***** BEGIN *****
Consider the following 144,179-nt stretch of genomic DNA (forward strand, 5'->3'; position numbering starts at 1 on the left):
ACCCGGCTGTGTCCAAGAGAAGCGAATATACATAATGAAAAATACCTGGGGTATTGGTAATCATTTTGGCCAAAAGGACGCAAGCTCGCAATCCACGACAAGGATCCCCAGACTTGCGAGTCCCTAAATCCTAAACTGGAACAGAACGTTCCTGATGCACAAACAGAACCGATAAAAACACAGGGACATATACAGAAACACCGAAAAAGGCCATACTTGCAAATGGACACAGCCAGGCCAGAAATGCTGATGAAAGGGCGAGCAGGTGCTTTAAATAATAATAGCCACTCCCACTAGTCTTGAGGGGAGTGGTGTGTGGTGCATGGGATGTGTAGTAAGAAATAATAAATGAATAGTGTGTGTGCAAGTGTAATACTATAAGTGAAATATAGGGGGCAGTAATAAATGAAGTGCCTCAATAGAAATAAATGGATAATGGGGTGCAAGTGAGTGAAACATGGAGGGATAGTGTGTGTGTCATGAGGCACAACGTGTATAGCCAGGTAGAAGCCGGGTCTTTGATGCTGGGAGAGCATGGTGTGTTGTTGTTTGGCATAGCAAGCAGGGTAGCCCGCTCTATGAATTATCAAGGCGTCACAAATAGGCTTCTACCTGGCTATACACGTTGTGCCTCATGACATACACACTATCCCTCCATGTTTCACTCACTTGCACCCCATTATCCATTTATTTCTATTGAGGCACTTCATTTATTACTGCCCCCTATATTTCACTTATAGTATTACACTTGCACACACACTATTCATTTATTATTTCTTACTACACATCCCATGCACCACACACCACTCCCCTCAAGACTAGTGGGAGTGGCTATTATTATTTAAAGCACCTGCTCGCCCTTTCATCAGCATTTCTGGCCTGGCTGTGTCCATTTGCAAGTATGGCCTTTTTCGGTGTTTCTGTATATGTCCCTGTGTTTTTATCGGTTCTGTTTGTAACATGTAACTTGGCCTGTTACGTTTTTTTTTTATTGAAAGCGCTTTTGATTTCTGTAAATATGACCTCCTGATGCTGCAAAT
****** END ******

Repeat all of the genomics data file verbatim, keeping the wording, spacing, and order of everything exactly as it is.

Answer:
Consider the following 144,179-nt stretch of genomic DNA (forward strand, 5'->3'; position numbering starts at 1 on the left):
ACCCGGCTGTGTCCAAGAGAAGCGAATATACATAATGAAAAATACCTGGGGTATTGGTAATCATTTTGGCCAAAAGGACGCAAGCTCGCAATCCACGACAAGGATCCCCAGACTTGCGAGTCCCTAAATCCTAAACTGGAACAGAACGTTCCTGATGCACAAACAGAACCGATAAAAACACAGGGACATATACAGAAACACCGAAAAAGGCCATACTTGCAAATGGACACAGCCAGGCCAGAAATGCTGATGAAAGGGCGAGCAGGTGCTTTAAATAATAATAGCCACTCCCACTAGTCTTGAGGGGAGTGGTGTGTGGTGCATGGGATGTGTAGTAAGAAATAATAAATGAATAGTGTGTGTGCAAGTGTAATACTATAAGTGAAATATAGGGGGCAGTAATAAATGAAGTGCCTCAATAGAAATAAATGGATAATGGGGTGCAAGTGAGTGAAACATGGAGGGATAGTGTGTGTGTCATGAGGCACAACGTGTATAGCCAGGTAGAAGCCGGGTCTTTGATGCTGGGAGAGCATGGTGTGTTGTTGTTTGGCATAGCAAGCAGGGTAGCCCGCTCTATGAATTATCAAGGCGTCACAAATAGGCTTCTACCTGGCTATACACGTTGTGCCTCATGACATACACACTATCCCTCCATGTTTCACTCACTTGCACCCCATTATCCATTTATTTCTATTGAGGCACTTCATTTATTACTGCCCCCTATATTTCACTTATAGTATTACACTTGCACACACACTATTCATTTATTATTTCTTACTACACATCCCATGCACCACACACCACTCCCCTCAAGACTAGTGGGAGTGGCTATTATTATTTAAAGCACCTGCTCGCCCTTTCATCAGCATTTCTGGCCTGGCTGTGTCCATTTGCAAGTATGGCCTTTTTCGGTGTTTCTGTATATGTCCCTGTGTTTTTATCGGTTCTGTTTGTAACATGTAACTTGGCCTGTTACGTTTTTTTTTTATTGAAAGCGCTTTTGATTTCTGTAAATATGACCTCCTGATGCTGCAAAT